NBA Players to Join Exhibition Tourney in China During Lockout?
The bad news is that due to the ugly labor situation, we most likely won’t be watching NBA basketball for a while. But that doesn’t mean we won’t be seeing NBA players hooping.
In addition to the various streetball and other amateur games players like Kevin Durant, Michael Beasley and Brandon Jennings routinely take part in over the summer, there may be a bigger opportunity to see NBAers in action on the horizon.
Sports Business Daily (via Sporting News) reports:
Armed with its star-studded NBA client list, Wasserman Media Group is proposing a basketball exhibition tournament in China as the agency explores moneymaking options for its players should there be an extended lockout … Wasserman in April began floating a plan to bring 15 to 20 of its NBA clients to China for a two-or three-week tournament if there is a work stoppage. The agency represents 45 NBA players, including this past season’s Most Valuable Player, Derrick Rose.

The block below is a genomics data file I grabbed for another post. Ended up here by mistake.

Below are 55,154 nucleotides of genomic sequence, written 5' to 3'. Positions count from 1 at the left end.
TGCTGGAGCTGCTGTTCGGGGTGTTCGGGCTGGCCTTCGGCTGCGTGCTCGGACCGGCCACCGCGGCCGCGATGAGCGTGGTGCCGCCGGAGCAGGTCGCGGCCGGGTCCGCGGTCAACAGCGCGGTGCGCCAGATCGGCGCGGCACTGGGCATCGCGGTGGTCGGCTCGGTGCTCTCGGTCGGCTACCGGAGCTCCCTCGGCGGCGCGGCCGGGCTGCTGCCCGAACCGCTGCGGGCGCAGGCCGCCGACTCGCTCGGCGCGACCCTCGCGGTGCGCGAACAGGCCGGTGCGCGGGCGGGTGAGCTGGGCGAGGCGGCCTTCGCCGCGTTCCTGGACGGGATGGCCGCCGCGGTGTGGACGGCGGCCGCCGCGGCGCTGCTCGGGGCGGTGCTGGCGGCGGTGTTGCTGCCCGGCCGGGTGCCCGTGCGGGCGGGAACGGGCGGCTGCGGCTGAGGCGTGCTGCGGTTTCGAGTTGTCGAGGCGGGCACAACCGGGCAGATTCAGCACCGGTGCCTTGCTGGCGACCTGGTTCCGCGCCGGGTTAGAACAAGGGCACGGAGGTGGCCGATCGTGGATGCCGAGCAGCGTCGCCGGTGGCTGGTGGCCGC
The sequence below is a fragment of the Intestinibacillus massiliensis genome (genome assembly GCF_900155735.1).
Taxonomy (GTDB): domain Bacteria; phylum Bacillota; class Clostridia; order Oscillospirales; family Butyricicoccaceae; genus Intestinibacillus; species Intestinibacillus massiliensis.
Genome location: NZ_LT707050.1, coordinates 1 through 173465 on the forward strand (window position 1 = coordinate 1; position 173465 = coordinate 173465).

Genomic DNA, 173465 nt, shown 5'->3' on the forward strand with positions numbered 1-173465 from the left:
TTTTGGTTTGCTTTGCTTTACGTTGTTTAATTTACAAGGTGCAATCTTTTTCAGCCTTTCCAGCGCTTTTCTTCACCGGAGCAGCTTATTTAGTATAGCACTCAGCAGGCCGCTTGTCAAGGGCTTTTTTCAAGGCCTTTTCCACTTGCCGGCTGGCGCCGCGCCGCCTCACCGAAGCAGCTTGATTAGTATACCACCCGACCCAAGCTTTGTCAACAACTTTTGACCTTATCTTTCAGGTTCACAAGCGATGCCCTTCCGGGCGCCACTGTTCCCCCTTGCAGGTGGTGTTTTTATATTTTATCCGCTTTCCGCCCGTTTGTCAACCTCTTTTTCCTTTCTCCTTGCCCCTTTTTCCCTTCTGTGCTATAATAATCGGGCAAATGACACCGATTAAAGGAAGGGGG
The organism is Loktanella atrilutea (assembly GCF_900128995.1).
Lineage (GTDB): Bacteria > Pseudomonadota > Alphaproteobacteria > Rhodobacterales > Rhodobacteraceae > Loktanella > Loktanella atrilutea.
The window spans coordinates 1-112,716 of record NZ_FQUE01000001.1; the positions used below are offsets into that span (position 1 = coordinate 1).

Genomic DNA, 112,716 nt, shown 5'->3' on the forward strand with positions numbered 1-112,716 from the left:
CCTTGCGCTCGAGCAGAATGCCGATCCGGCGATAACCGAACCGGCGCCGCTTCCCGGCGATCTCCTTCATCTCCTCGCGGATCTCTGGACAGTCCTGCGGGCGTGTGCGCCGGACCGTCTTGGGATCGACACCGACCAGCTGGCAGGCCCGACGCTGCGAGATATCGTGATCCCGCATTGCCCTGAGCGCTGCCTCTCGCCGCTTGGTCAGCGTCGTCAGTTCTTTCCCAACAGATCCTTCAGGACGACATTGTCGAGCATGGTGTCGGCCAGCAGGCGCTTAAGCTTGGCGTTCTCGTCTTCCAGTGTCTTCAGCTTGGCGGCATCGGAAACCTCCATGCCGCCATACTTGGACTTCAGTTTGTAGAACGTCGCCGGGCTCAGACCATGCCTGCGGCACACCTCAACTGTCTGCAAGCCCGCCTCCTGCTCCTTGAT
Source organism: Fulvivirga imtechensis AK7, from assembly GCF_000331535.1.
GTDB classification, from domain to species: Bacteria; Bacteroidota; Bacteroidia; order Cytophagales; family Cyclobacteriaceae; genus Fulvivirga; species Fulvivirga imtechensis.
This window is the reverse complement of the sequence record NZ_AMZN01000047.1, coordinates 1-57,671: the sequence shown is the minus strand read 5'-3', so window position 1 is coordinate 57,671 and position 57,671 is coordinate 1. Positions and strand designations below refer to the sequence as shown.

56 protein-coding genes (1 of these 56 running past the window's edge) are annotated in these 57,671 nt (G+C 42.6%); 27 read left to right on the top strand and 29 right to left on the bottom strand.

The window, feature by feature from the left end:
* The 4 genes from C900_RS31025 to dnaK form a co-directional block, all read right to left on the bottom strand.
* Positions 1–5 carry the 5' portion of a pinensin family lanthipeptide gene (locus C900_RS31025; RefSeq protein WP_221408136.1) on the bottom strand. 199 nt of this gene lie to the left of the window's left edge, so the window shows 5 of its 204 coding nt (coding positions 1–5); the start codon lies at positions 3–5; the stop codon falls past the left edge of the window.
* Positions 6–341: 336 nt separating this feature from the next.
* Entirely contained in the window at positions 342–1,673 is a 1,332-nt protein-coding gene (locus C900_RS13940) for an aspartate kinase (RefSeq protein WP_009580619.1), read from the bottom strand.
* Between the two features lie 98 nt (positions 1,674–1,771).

Wasserman has partnered with Bruce O’Neil to pitch the concept. O’Neil is founder and president of the United States Basketball Academy and has ties in China as a consultant to the Chinese Basketball Association. Though hardly a done deal given the myriad challenges of doing business with the Chinese Basketball Association, the concept of a China tour is a direct example of ways agents are looking to counter the financial impact on players if there is a prolonged lockout. Under standard NBA player contracts, players are paid through mid-April, but many NBA players have provisions in their deals to be paid through October, regardless of a lockout, a union source said. “It is too early to give specific details for this promotion at this time, but predicated on a lockout, we are very enthusiastic for this and other events if there is (a work stoppage),” O’Neil said, declining further comment.
The reality for players is that they’ll need to find new ways of continuing to make money in the likely case of a work stoppage, and though the solution proposed by the Wasserman Media Group is obviously not ideal, it is better than nothing.